You’ve read all the social media updates, you’ve spoken to colleagues, you’ve learnt about them in the industry press and you’ve decided that now is the time to run your webinars.  What do you do now? What are the things you should be looking out for? What can you do to make sure your event goes as well as it possibly can? These are challenges that we encounter day in day out, users know they want to run a webinar but don’t know where to start. 

Who are your audience?

know your audience.pngAsk yourself who your audience is. Are you promoting your event to a membership base as knowledge share, are you targeting potential customers, are you running it in support of a physical event, is it some combination of these and more? 

Knowing your audience is going to be key to getting the most out of your event.  The main thing you need to consider is the time when these people are going to be available. 

If you are targeting an international audience, then consider the time zones that your audience are in.  Remember, if you can’t get your event at a convenient time for all viewers then run it more than once.

 If you pre-record your content, then you don’t need your presenters to be online each time.  Make sure your webinar provider allows you to run a schedule replay or your pre-recorded content.

What are you going to require of your audience?

Make life as easy as possible for your attendees.  Long and intrusive registration processes might give you all the information upfront about your audience but is it going to put people off registering for the event? 

Better to ask for the basics at registration then add interactivity to your live session with in event questions and polls to engage your audience and get feedback and opinions.

Does the technology reflect the audience set-up?  If you are running an internal event are you going to bring your corporate network to its knees by asking everyone to login to a live event at the same time or can you organise people into rooms?

Have you considered your marketing?

marketing4.jpgMake sure you utilise all your marketing avenues. Whether it be social media, direct marketing, external websites or sponsorship.  You should also consider what facilities are available to track the sources of your registrations. 

Make sure you use referrer links on your registration processes to see which area of your marketing is most successful. Then you can always be sure where your attendees have come from, what marketing attracts your target audience, and (importantly) how you can replicate your success again.

What do you want your event to look like?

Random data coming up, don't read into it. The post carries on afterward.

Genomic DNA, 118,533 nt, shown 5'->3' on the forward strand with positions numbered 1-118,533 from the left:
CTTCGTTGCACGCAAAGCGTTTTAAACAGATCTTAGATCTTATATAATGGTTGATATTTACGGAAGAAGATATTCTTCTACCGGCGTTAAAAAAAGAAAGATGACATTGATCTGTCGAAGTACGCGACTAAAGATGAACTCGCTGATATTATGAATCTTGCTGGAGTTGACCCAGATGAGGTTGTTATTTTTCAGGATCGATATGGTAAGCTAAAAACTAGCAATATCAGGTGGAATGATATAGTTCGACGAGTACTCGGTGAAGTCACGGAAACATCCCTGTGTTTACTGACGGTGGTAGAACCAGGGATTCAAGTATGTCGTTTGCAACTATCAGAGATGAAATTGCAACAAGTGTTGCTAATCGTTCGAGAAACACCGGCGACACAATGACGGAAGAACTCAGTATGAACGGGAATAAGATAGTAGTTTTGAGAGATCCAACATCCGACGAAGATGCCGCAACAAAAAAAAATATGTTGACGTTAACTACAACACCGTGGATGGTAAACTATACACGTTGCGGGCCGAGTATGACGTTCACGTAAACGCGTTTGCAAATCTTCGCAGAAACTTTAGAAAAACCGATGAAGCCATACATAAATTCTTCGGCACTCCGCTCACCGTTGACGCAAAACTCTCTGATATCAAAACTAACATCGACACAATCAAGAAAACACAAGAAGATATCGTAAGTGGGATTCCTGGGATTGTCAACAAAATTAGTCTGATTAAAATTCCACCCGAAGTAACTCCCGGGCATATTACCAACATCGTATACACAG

If you are running an event for a brand does the page you are asking people to watch the event on match this? 

Do your communications around the event, emails, reminders etc., match the branding?

If your event is sponsored can you positively represent the sponsors branding alongside your own?

When creating your event, make sure you consider your audience and the pages they’ll be seeing.

What are you going to present?

Picture the scene, you’ve spent all year developing your software update and you want to proudly demonstrate this to your customers and potential customers.  You set up your webinar and want to do a live screen-share to show it off. 

You’ve done all the sensible checks, you’ve logged in early, you’ve run the demonstration a hundred times to test and you know what you’re going to say. 

Then, on the live session, the computer you’re using does a reset halfway through your demo, or the password you’re using doesn’t work, or the connection you’re using starts to fail.  What a nightmare scenario.

Screen-share software has its place for 1 to 1 presentations or even 1 to few but for webinars to a larger audience you don’t want to rely on the connection of an individual presenter. 

Why not pre-record your software demonstration and load it into your slides as a video?  You can pre-record the audio with it as well, or talk over it live. 

Have you scheduled the time to prepare?

time.pngLogin to your webinar platform a couple of days before your live event and make sure the presenters do the same, preferably using the same computers they will be using for the live event. 

That way all parties will know what they are doing on the day and there will be no cause for concern.  It also allows you to troubleshoot any potential issues presenters may have.

 Taking time to do this can also help you iron out the kinks in presentation. How are you going to handover to speakers? Does the presentation flow nicely? A dress rehearsal is always a good idea.

Finally, don’t just focus on the live event

No matter how convenient you try to make the time of your event you are unlikely to ever have 100% registration to attendance. 

We would usually anticipate approximately 30-40% registration to attendance figures for a live event. If you hit that number, or exceed it, consider your webinar a success!

However, it doesn’t stop after the live event. When you utilise it, the on-demand version of your event becomes a valuable asset for increasing the life of your webinar.  Make sure you have a plan as to what you do with it. 

The WorkCast Platform allows you to update the live event links with the on-demand content, meaning anyone who didn’t attend live can still visit the pages to watch the recorded content, and you can still track viewing figures and other statistics.  

Remember, no matter how you run your event, what time it is scheduled for, who is presenting or what they are presenting the important thing is to be confident that it is right for you.  Plan your event well, consider the elements above and ensure you make the most of the content and assets created from your live session to extend the lifecycle of your event.

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